This study is part of longitudinal research undertaken in 11 secondary schools across two countries, based in Content and Language Integrated Learning (CLIL) classrooms with 12–15 year olds. The aim was to listen to learners, provide them with a ‘voice’ to analyse their perceptions of ‘successful learning’ and to undertake participatory research not only to find evidence of successful learning but also to encourage greater ownership of CLIL classroom events. We believe that this study due to the innovative ways of involving learners has a unique contribution to make to our understanding of ‘successful learning’ using French, German and Spanish in CLIL classrooms where English is the usual medium for learning. For the purposes of this study, ‘successful learning’ was considered to have two components: motivation and achievement or pupil gains. Three distinct data-gathering methods were used: questionnaires, ‘respectful discussions’ and classroom video analysis using the LOCIT (Learning-Oriented Critical Incident Technique) process. The findings reveal that whilst discussing successful CLIL generates useful data to trigger further research by learners and teachers, classroom evidence selected by the learners is less aligned. This study suggests that these data could not only be used to support learners' understanding of ‘successful learning’ more deeply but also to create their own class-based research agendas and to be part of changing classroom practice.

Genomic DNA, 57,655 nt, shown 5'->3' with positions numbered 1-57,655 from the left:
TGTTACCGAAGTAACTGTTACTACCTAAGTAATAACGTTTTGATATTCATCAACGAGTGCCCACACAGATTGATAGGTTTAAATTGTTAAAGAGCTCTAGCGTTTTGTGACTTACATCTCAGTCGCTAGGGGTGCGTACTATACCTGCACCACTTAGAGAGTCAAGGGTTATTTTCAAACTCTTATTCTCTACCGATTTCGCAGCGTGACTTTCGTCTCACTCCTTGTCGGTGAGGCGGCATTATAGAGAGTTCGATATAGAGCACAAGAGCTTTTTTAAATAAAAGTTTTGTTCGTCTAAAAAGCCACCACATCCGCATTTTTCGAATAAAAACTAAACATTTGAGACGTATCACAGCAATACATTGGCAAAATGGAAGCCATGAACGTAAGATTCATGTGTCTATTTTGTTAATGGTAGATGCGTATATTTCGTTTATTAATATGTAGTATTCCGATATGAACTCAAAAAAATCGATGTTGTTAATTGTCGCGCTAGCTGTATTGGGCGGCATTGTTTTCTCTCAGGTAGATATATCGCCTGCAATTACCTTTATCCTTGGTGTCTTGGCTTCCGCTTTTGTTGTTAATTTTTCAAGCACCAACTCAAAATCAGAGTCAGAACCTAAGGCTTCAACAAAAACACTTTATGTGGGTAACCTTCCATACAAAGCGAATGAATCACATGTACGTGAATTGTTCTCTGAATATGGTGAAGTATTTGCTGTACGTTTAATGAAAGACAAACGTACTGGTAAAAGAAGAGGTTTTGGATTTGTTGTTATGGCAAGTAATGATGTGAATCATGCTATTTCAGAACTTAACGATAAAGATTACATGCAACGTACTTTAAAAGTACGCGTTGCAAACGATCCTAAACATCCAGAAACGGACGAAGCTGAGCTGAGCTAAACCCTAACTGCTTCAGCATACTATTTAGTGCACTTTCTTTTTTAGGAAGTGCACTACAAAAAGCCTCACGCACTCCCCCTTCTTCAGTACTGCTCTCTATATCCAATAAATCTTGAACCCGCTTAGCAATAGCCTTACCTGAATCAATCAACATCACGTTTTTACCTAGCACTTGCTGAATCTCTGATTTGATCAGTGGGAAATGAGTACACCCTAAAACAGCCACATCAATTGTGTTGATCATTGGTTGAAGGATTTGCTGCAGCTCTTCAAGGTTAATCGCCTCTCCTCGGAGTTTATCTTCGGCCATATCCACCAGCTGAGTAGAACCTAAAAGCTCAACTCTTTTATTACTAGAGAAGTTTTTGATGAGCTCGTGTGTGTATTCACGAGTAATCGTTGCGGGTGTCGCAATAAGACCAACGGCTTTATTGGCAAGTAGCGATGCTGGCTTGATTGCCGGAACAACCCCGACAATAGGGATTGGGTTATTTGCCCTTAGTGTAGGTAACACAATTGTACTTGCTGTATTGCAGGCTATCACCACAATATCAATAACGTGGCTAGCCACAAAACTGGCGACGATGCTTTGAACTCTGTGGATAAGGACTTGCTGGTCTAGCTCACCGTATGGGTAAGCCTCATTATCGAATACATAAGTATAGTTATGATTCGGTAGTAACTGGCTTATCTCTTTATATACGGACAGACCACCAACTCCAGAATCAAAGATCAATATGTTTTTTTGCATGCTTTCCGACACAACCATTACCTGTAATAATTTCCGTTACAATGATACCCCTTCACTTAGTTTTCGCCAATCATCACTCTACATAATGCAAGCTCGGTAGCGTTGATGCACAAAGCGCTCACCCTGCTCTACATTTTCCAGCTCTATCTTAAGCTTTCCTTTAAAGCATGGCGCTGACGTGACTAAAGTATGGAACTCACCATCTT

|Number of pages||23|
|Journal||International Journal of Bilingual Education and Bilingualism|
|Early online date||22 May 2013|
|Publication status||Published - Jun 2013|
- successful learning
- pupil voice
- class-based research